Tribal Law and Marijuana
The Cole Memorandum is a US Attorney's office policy statement that contains provisions that provide for the production, sale, and distribution of Cannabis as it pertains to Indian Tribal land. Specifically, the Cole memo lays down guidelines for the United States Attorney's Office and its involvement with Marijuana concerned with the following:
- Marijuana use by minors.
- Marijuana proceeds funding gangs and cartels.
- Transportation of Marijuana from states where it is legal to states where it is not.
- Marijuana as a “cover up” for more illicit drug activity.
- Violent crimes involving guns related to marijuana.
- Impaired driving.
- Cultivation on federal land that endangers the environment.
- Marijuana possession on federal property.
The Cole memo stresses the notion that the prosecution of federal marijuana crimes will be targeted to those who violate one or more of the above policy concerns. However, this is not necessarily dispositive. Generally, the US attorney's office has license to prosecute based on the “interests of the department”
Tribal marijuana criminal defense attorney, Bill Kroger, is well versed in the nuances of the Cole Memorandum as well as other pertinent policy discussions and laws related to Cannabis activity on Tribal land.What Does Tribal Law say About Marijuana?
- Tribal law prohibits the sale of Marijuana to anyone under the age of 18.
- Driving while impaired still remains a crime and does apply to marijuana.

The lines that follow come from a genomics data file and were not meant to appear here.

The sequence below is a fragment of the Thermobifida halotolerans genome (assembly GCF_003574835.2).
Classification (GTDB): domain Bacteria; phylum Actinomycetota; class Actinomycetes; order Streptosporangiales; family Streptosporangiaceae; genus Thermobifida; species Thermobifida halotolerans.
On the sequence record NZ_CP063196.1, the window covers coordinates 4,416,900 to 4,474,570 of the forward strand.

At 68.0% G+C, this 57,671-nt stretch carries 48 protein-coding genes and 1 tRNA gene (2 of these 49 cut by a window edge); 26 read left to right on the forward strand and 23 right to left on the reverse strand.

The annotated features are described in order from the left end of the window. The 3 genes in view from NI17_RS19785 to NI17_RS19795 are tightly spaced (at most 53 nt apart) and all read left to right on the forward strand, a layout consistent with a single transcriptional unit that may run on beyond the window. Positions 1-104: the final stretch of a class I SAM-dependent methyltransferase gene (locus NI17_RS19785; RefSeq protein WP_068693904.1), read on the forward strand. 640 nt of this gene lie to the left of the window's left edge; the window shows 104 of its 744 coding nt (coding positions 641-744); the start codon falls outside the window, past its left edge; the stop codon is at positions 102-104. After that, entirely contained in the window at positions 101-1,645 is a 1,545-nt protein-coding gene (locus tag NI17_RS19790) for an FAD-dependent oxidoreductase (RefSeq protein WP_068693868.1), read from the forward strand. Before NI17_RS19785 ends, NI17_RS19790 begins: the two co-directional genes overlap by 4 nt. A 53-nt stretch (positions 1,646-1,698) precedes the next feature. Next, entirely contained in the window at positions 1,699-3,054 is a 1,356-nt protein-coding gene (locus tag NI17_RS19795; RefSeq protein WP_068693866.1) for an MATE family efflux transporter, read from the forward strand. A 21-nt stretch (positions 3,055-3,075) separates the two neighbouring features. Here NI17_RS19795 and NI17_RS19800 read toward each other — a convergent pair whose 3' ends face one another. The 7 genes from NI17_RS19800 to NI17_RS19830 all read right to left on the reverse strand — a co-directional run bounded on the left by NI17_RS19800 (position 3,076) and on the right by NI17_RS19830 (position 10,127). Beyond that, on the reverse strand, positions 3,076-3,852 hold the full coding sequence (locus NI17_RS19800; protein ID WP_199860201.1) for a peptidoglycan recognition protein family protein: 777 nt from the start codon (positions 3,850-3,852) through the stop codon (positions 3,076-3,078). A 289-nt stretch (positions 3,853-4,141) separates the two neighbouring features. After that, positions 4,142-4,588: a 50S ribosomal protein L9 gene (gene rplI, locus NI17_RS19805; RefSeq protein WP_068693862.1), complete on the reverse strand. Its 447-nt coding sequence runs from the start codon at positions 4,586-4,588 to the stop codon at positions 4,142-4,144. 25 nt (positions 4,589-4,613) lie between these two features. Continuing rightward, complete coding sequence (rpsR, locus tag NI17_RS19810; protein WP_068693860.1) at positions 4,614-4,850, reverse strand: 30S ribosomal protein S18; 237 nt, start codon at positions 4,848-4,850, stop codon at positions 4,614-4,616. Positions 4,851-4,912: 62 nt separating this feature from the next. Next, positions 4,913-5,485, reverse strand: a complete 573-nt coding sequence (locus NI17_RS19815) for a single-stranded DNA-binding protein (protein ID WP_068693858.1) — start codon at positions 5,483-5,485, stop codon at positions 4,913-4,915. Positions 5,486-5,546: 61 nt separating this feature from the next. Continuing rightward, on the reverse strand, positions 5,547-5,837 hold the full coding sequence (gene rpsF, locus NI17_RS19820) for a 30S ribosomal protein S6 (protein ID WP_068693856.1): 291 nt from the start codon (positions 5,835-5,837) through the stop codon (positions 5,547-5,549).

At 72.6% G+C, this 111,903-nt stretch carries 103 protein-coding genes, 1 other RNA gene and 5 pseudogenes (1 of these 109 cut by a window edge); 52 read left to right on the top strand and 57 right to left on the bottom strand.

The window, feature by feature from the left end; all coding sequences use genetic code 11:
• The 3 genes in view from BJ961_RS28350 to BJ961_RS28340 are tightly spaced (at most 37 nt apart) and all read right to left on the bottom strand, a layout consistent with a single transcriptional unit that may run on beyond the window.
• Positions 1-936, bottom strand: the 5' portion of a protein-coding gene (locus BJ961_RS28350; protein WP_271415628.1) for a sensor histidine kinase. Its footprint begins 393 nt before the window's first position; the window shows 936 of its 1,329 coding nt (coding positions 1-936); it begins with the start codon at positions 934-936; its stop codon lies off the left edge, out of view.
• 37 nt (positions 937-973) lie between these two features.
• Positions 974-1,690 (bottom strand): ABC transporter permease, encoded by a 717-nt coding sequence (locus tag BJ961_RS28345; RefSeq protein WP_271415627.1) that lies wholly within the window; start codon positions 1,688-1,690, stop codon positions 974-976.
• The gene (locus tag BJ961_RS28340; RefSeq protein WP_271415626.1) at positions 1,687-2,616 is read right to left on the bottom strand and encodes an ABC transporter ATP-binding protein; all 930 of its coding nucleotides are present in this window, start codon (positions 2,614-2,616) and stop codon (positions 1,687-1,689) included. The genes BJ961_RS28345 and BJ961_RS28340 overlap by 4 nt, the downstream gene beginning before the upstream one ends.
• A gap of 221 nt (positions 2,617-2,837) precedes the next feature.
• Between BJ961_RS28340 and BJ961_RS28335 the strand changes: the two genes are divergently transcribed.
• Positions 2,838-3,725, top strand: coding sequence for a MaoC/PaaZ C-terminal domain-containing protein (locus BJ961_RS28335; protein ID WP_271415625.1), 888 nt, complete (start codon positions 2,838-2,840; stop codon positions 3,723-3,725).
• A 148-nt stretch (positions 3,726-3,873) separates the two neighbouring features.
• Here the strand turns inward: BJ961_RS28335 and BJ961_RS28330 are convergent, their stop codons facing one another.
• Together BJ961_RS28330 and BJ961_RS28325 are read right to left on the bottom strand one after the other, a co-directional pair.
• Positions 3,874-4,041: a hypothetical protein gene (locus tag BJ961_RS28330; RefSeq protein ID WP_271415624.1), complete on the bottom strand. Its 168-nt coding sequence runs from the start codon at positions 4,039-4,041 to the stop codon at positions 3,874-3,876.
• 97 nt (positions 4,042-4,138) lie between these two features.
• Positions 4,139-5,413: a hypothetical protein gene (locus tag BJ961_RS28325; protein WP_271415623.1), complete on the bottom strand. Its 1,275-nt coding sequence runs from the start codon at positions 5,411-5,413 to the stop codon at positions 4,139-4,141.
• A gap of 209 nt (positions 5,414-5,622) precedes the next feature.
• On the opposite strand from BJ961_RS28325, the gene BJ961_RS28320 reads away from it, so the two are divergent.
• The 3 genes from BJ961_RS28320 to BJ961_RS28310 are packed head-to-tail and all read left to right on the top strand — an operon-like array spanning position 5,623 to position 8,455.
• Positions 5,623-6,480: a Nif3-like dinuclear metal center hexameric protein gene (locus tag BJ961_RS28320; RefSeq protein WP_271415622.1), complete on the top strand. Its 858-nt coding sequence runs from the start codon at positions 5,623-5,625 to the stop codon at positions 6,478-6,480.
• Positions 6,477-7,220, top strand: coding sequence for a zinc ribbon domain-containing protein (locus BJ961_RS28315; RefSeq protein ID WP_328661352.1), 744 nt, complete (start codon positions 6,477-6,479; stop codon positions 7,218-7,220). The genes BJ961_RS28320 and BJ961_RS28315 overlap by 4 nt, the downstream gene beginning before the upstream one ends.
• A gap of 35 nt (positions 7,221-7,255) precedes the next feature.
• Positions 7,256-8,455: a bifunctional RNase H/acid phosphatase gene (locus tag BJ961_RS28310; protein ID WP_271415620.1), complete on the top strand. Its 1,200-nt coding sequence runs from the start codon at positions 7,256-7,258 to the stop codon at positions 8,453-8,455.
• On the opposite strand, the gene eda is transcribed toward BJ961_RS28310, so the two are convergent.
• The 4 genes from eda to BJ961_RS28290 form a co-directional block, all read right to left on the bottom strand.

- Transport of Marijuana across states
- Generally, yes. The Assimilative Crimes act makes any violation of a state's criminal law a federal crime on tribal land.
- The Assimilative Crimes act hinges on the notion that when the government prosecutes an offense, it is not merely enforcing state law, but actually federal law merely by applying the state law to the offense.
- Essentially, it attempts to hold tribes to legal standards similar to US law by holding them accountable for the state and local laws they are surrounded by.
- In 2014, the Cole memo laid out guidelines that stated the US Department of Justice would not prosecute on the basis of federal laws pertinent to Marijuana cultivation on tribal land.
- In October 2015, raided Menominee Tribal land and seized roughly 30,000 cannabis plants.
- The Bureau of Indian Affairs and law enforcement had previously taken no issue with the tribe's hemp plants.
- However, a sample taken by law enforcement alleged to have tested positive for the indication of Marijuana.
- After the plants were seized and destroyed by the DEA, the Menominee tribe filed a lawsuit against the DOJ and the DEA.
- The lawsuit claimed that the tribe had the right to grow Hemp under the 2014 Federal Farm Bill with assistance from the College of the Menominee nation.
- The 2014 farm bill held that states could ––in conjunction with institutions of higher education–– research and grow hemp if those states had legalized hemp production.
- The lawsuit also argued that since the tribe had legalized hemp on its lands, the laws of Wisconsin ––which surrounded Menominee lands–– did not apply and were not relevant.
The court held that the tribe of the Menominee nation was not a “state” and as such, was governed by Wisconsin's state laws, which made hemp production a crime.